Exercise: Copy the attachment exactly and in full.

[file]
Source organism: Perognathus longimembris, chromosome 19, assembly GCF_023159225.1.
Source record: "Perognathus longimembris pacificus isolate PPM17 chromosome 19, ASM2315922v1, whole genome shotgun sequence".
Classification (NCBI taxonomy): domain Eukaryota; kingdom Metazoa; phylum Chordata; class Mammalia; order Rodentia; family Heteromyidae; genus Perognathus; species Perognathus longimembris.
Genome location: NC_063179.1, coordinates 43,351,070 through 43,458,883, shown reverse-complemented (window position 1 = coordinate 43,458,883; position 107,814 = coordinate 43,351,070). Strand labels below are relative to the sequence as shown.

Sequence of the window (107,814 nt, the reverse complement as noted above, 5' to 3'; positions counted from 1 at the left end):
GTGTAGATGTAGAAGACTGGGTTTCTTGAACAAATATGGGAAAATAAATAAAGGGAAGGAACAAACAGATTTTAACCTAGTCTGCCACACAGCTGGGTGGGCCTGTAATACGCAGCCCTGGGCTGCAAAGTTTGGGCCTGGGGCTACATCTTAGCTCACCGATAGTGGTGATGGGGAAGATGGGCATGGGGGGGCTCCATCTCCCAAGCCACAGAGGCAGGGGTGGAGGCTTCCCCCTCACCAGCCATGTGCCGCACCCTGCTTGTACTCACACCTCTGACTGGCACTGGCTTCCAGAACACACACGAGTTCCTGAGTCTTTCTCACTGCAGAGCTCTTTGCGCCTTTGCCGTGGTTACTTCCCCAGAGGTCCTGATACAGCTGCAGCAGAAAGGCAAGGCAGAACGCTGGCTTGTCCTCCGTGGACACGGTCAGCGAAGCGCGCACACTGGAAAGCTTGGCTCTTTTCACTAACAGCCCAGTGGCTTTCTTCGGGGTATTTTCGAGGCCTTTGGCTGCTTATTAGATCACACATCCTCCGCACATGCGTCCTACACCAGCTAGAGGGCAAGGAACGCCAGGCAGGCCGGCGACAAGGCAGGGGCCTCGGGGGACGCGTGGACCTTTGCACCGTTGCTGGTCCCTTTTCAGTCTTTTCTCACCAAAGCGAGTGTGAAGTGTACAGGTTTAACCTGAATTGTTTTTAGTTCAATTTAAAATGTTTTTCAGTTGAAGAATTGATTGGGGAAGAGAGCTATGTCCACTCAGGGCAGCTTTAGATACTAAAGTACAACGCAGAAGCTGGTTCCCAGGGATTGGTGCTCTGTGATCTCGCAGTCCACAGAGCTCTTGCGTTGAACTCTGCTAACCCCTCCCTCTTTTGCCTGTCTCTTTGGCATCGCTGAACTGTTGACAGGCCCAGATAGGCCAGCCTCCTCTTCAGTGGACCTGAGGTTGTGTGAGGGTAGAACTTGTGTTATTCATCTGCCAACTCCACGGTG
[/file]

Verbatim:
Source organism: Perognathus longimembris, chromosome 19, assembly GCF_023159225.1.
Source record: "Perognathus longimembris pacificus isolate PPM17 chromosome 19, ASM2315922v1, whole genome shotgun sequence".
Classification (NCBI taxonomy): domain Eukaryota; kingdom Metazoa; phylum Chordata; class Mammalia; order Rodentia; family Heteromyidae; genus Perognathus; species Perognathus longimembris.
Genome location: NC_063179.1, coordinates 43,351,070 through 43,458,883, shown reverse-complemented (window position 1 = coordinate 43,458,883; position 107,814 = coordinate 43,351,070). Strand labels below are relative to the sequence as shown.

Sequence of the window (107,814 nt, the reverse complement as noted above, 5' to 3'; positions counted from 1 at the left end):
GTGTAGATGTAGAAGACTGGGTTTCTTGAACAAATATGGGAAAATAAATAAAGGGAAGGAACAAACAGATTTTAACCTAGTCTGCCACACAGCTGGGTGGGCCTGTAATACGCAGCCCTGGGCTGCAAAGTTTGGGCCTGGGGCTACATCTTAGCTCACCGATAGTGGTGATGGGGAAGATGGGCATGGGGGGGCTCCATCTCCCAAGCCACAGAGGCAGGGGTGGAGGCTTCCCCCTCACCAGCCATGTGCCGCACCCTGCTTGTACTCACACCTCTGACTGGCACTGGCTTCCAGAACACACACGAGTTCCTGAGTCTTTCTCACTGCAGAGCTCTTTGCGCCTTTGCCGTGGTTACTTCCCCAGAGGTCCTGATACAGCTGCAGCAGAAAGGCAAGGCAGAACGCTGGCTTGTCCTCCGTGGACACGGTCAGCGAAGCGCGCACACTGGAAAGCTTGGCTCTTTTCACTAACAGCCCAGTGGCTTTCTTCGGGGTATTTTCGAGGCCTTTGGCTGCTTATTAGATCACACATCCTCCGCACATGCGTCCTACACCAGCTAGAGGGCAAGGAACGCCAGGCAGGCCGGCGACAAGGCAGGGGCCTCGGGGGACGCGTGGACCTTTGCACCGTTGCTGGTCCCTTTTCAGTCTTTTCTCACCAAAGCGAGTGTGAAGTGTACAGGTTTAACCTGAATTGTTTTTAGTTCAATTTAAAATGTTTTTCAGTTGAAGAATTGATTGGGGAAGAGAGCTATGTCCACTCAGGGCAGCTTTAGATACTAAAGTACAACGCAGAAGCTGGTTCCCAGGGATTGGTGCTCTGTGATCTCGCAGTCCACAGAGCTCTTGCGTTGAACTCTGCTAACCCCTCCCTCTTTTGCCTGTCTCTTTGGCATCGCTGAACTGTTGACAGGCCCAGATAGGCCAGCCTCCTCTTCAGTGGACCTGAGGTTGTGTGAGGGTAGAACTTGTGTTATTCATCTGCCAACTCCACGGTG